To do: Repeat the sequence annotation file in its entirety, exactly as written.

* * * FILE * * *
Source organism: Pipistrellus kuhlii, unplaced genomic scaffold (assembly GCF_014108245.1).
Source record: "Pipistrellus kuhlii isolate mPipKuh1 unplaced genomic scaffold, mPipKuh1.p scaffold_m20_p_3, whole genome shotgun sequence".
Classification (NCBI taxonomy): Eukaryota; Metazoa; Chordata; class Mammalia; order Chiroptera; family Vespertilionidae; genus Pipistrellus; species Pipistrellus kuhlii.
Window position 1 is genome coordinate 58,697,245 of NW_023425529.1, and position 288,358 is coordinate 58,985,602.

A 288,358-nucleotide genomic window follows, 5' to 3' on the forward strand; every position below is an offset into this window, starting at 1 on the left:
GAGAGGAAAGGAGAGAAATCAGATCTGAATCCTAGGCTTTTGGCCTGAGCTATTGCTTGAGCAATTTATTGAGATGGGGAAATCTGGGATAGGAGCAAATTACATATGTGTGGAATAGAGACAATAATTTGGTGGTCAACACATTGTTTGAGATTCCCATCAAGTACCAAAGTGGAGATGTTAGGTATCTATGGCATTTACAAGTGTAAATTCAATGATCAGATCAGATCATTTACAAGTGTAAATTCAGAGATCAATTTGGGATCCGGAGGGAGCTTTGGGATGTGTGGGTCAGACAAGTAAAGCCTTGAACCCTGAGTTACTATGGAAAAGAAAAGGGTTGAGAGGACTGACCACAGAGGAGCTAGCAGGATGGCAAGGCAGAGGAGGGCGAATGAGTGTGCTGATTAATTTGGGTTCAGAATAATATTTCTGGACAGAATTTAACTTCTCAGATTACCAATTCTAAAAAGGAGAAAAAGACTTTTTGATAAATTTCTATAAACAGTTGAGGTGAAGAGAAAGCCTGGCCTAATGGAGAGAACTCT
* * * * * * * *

Source organism: Pipistrellus kuhlii, unplaced genomic scaffold (assembly GCF_014108245.1).
Source record: "Pipistrellus kuhlii isolate mPipKuh1 unplaced genomic scaffold, mPipKuh1.p scaffold_m20_p_3, whole genome shotgun sequence".
Classification (NCBI taxonomy): Eukaryota; Metazoa; Chordata; class Mammalia; order Chiroptera; family Vespertilionidae; genus Pipistrellus; species Pipistrellus kuhlii.
Window position 1 is genome coordinate 58,697,245 of NW_023425529.1, and position 288,358 is coordinate 58,985,602.

A 288,358-nucleotide genomic window follows, 5' to 3' on the forward strand; every position below is an offset into this window, starting at 1 on the left:
GAGAGGAAAGGAGAGAAATCAGATCTGAATCCTAGGCTTTTGGCCTGAGCTATTGCTTGAGCAATTTATTGAGATGGGGAAATCTGGGATAGGAGCAAATTACATATGTGTGGAATAGAGACAATAATTTGGTGGTCAACACATTGTTTGAGATTCCCATCAAGTACCAAAGTGGAGATGTTAGGTATCTATGGCATTTACAAGTGTAAATTCAATGATCAGATCAGATCATTTACAAGTGTAAATTCAGAGATCAATTTGGGATCCGGAGGGAGCTTTGGGATGTGTGGGTCAGACAAGTAAAGCCTTGAACCCTGAGTTACTATGGAAAAGAAAAGGGTTGAGAGGACTGACCACAGAGGAGCTAGCAGGATGGCAAGGCAGAGGAGGGCGAATGAGTGTGCTGATTAATTTGGGTTCAGAATAATATTTCTGGACAGAATTTAACTTCTCAGATTACCAATTCTAAAAAGGAGAAAAAGACTTTTTGATAAATTTCTATAAACAGTTGAGGTGAAGAGAAAGCCTGGCCTAATGGAGAGAACTCT